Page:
And even if Truth Social solves its technical and financial challenges, it won’t have the same massive reach as Twitter or Facebook. Currently, Truth Social has an estimated 2 million users. Twitter, with 330 million users, is more than 150 times bigger. It also attracts users of all political persuasions, including journalists and influencers, who react to and amplify Trump’s messages, helping him stay in the news.

If you’re a politician like Trump, you’re going to have a much broader impact by sharing your thoughts on a major social media platform rather than a niche app where you’re preaching to the choir.

Aside from being banned, Trump has no real issues with Twitter

Until the day he was banned, Twitter was an incredibly effective tool for Trump to promote his political agenda in real time, without the intermediary of the press verifying his claims or analyzing his decisions.

The only real problem Trump had with Twitter was that he banned it.

Sure, Trump wasn’t happy about the fact that Twitter began in 2020 to label some of his many false and inflammatory tweets with red flags and fact checks, but even that didn’t stop him from tweeting incessantly.

In the past, Trump had often claimed that Silicon Valley was run by liberal elites who he said were censoring him and other conservatives on social media. But now, Trump has found an ally in Musk, who is increasingly appealing to the right and he is also siding with Trump by accusing Twitter’s current employee base of having a pro-liberal bias.

Trump and his supporters change their minds all the time

Lastly, Trump changes his mind all the time. Like many politicians, he changes his mind on issues like building a wall on the US-Mexico border and threatening to leave the Republican Party. And, in general, he’s tame to people who support him, as Musk is now, even if they haven’t been his biggest fans in the past.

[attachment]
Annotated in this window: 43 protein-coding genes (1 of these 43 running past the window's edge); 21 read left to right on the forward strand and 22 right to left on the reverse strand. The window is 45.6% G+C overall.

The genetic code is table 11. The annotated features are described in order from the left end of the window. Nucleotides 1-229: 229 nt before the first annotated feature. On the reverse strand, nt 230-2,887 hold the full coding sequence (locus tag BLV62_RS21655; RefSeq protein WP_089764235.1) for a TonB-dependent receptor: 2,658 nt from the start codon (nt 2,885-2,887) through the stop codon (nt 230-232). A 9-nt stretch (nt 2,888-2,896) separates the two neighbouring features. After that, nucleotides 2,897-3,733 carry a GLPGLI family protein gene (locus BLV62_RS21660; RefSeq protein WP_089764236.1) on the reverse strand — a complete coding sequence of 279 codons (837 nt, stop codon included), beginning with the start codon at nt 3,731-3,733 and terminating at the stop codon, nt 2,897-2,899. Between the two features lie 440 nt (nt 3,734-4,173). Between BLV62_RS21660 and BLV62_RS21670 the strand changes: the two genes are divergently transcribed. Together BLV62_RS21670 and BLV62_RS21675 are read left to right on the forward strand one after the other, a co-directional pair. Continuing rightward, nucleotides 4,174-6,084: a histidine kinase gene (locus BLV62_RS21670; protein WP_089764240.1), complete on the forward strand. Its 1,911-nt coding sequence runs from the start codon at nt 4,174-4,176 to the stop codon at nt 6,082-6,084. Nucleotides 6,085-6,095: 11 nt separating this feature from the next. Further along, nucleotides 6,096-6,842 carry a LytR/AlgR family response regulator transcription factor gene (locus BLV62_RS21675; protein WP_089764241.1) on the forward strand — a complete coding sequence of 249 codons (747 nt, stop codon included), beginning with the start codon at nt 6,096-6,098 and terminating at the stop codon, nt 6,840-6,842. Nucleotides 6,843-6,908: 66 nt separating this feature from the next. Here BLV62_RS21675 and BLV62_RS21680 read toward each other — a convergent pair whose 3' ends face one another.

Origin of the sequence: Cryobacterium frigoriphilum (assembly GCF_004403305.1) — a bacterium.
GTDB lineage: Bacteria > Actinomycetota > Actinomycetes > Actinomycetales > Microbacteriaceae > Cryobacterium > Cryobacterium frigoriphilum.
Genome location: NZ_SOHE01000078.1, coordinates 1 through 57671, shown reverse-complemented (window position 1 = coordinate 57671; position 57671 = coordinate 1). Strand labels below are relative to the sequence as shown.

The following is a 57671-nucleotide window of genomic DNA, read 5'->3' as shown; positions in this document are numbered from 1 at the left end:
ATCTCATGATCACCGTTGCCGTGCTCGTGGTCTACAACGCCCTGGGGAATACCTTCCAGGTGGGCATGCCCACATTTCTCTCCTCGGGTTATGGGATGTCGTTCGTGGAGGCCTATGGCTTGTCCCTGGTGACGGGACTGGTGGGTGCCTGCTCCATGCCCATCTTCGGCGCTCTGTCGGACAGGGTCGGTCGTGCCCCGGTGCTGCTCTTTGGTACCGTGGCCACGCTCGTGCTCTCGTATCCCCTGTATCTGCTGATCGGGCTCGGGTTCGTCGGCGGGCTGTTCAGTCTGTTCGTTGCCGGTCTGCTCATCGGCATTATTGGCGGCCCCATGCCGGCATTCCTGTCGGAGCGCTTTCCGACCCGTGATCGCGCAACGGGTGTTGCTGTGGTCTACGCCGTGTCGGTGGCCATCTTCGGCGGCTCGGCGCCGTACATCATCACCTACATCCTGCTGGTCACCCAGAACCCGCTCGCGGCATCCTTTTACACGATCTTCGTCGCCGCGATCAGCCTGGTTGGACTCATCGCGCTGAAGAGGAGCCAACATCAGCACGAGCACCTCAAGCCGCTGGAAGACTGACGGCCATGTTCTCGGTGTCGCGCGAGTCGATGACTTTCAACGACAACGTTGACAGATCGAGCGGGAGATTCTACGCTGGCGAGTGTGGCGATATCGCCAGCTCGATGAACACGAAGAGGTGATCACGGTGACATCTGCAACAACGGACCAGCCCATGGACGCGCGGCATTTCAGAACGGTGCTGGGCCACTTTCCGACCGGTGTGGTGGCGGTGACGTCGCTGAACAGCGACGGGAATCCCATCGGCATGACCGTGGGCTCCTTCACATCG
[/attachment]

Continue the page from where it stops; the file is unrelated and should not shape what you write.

Other conservative leaders, such as Fox News pundit Tucker Carlson, have quietly returned to Twitter since news of Musk’s inauguration, calling it a “turning point” in history, having previously criticized the company. Carlson was suspended from Twitter in March for tweeting that articles referring to US Assistant Secretary of Health Dr. Rachel Levine, who is a transgender woman, as a “man” were true. The Fox News host and his supporters framed his suspension as an attack on free speech and refused to delete his tweet.

After Musk’s offer to buy Twitter hit the news in April, Carlson appears to have quietly deleted the tweet that kept him off the platform. His account has since been restored.

In the end, it would be in Trump’s interest to follow Carlon’s lead and put his Twitter issues aside. The former president is expected to launch his 2024 presidential bid soon, and he can take advantage of all the attention he can get.